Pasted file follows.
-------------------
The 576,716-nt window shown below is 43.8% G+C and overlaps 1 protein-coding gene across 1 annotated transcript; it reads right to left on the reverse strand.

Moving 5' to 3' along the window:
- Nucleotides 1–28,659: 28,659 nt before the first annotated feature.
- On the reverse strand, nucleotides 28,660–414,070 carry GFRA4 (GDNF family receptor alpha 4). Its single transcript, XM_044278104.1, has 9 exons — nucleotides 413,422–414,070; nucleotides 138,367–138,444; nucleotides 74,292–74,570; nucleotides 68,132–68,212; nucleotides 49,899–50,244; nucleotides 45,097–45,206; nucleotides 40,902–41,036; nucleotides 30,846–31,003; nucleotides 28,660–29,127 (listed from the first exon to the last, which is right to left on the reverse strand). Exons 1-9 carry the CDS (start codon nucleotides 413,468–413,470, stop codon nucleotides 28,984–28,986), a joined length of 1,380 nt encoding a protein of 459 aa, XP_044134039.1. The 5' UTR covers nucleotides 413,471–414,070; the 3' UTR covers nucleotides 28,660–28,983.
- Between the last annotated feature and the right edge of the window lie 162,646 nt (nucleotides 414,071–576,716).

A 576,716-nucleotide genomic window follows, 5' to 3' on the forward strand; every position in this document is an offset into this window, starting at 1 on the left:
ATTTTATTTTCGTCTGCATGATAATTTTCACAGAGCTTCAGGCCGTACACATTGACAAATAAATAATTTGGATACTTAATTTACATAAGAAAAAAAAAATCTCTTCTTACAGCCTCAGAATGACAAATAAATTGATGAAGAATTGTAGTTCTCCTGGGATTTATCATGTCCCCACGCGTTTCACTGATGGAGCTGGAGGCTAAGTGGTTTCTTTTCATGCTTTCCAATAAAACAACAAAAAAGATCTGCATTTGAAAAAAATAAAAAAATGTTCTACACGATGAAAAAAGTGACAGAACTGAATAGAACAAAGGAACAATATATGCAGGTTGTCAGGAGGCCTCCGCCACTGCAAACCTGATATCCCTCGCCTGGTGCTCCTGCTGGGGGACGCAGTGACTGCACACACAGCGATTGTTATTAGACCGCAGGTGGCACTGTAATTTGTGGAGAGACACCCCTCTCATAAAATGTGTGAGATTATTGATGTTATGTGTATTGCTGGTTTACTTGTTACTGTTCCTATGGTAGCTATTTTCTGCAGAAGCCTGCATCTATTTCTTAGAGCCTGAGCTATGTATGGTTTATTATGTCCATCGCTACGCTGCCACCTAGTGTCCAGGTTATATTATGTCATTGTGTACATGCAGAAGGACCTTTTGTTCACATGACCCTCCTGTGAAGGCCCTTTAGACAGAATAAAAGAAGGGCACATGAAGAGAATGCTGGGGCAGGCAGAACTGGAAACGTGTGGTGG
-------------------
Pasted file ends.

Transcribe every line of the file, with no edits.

The 576,716-nt window shown below is 43.8% G+C and overlaps 1 protein-coding gene across 1 annotated transcript; it reads right to left on the reverse strand.

Moving 5' to 3' along the window:
- Nucleotides 1–28,659: 28,659 nt before the first annotated feature.
- On the reverse strand, nucleotides 28,660–414,070 carry GFRA4 (GDNF family receptor alpha 4). Its single transcript, XM_044278104.1, has 9 exons — nucleotides 413,422–414,070; nucleotides 138,367–138,444; nucleotides 74,292–74,570; nucleotides 68,132–68,212; nucleotides 49,899–50,244; nucleotides 45,097–45,206; nucleotides 40,902–41,036; nucleotides 30,846–31,003; nucleotides 28,660–29,127 (listed from the first exon to the last, which is right to left on the reverse strand). Exons 1-9 carry the CDS (start codon nucleotides 413,468–413,470, stop codon nucleotides 28,984–28,986), a joined length of 1,380 nt encoding a protein of 459 aa, XP_044134039.1. The 5' UTR covers nucleotides 413,471–414,070; the 3' UTR covers nucleotides 28,660–28,983.
- Between the last annotated feature and the right edge of the window lie 162,646 nt (nucleotides 414,071–576,716).

A 576,716-nucleotide genomic window follows, 5' to 3' on the forward strand; every position in this document is an offset into this window, starting at 1 on the left:
ATTTTATTTTCGTCTGCATGATAATTTTCACAGAGCTTCAGGCCGTACACATTGACAAATAAATAATTTGGATACTTAATTTACATAAGAAAAAAAAAATCTCTTCTTACAGCCTCAGAATGACAAATAAATTGATGAAGAATTGTAGTTCTCCTGGGATTTATCATGTCCCCACGCGTTTCACTGATGGAGCTGGAGGCTAAGTGGTTTCTTTTCATGCTTTCCAATAAAACAACAAAAAAGATCTGCATTTGAAAAAAATAAAAAAATGTTCTACACGATGAAAAAAGTGACAGAACTGAATAGAACAAAGGAACAATATATGCAGGTTGTCAGGAGGCCTCCGCCACTGCAAACCTGATATCCCTCGCCTGGTGCTCCTGCTGGGGGACGCAGTGACTGCACACACAGCGATTGTTATTAGACCGCAGGTGGCACTGTAATTTGTGGAGAGACACCCCTCTCATAAAATGTGTGAGATTATTGATGTTATGTGTATTGCTGGTTTACTTGTTACTGTTCCTATGGTAGCTATTTTCTGCAGAAGCCTGCATCTATTTCTTAGAGCCTGAGCTATGTATGGTTTATTATGTCCATCGCTACGCTGCCACCTAGTGTCCAGGTTATATTATGTCATTGTGTACATGCAGAAGGACCTTTTGTTCACATGACCCTCCTGTGAAGGCCCTTTAGACAGAATAAAAGAAGGGCACATGAAGAGAATGCTGGGGCAGGCAGAACTGGAAACGTGTGGTGG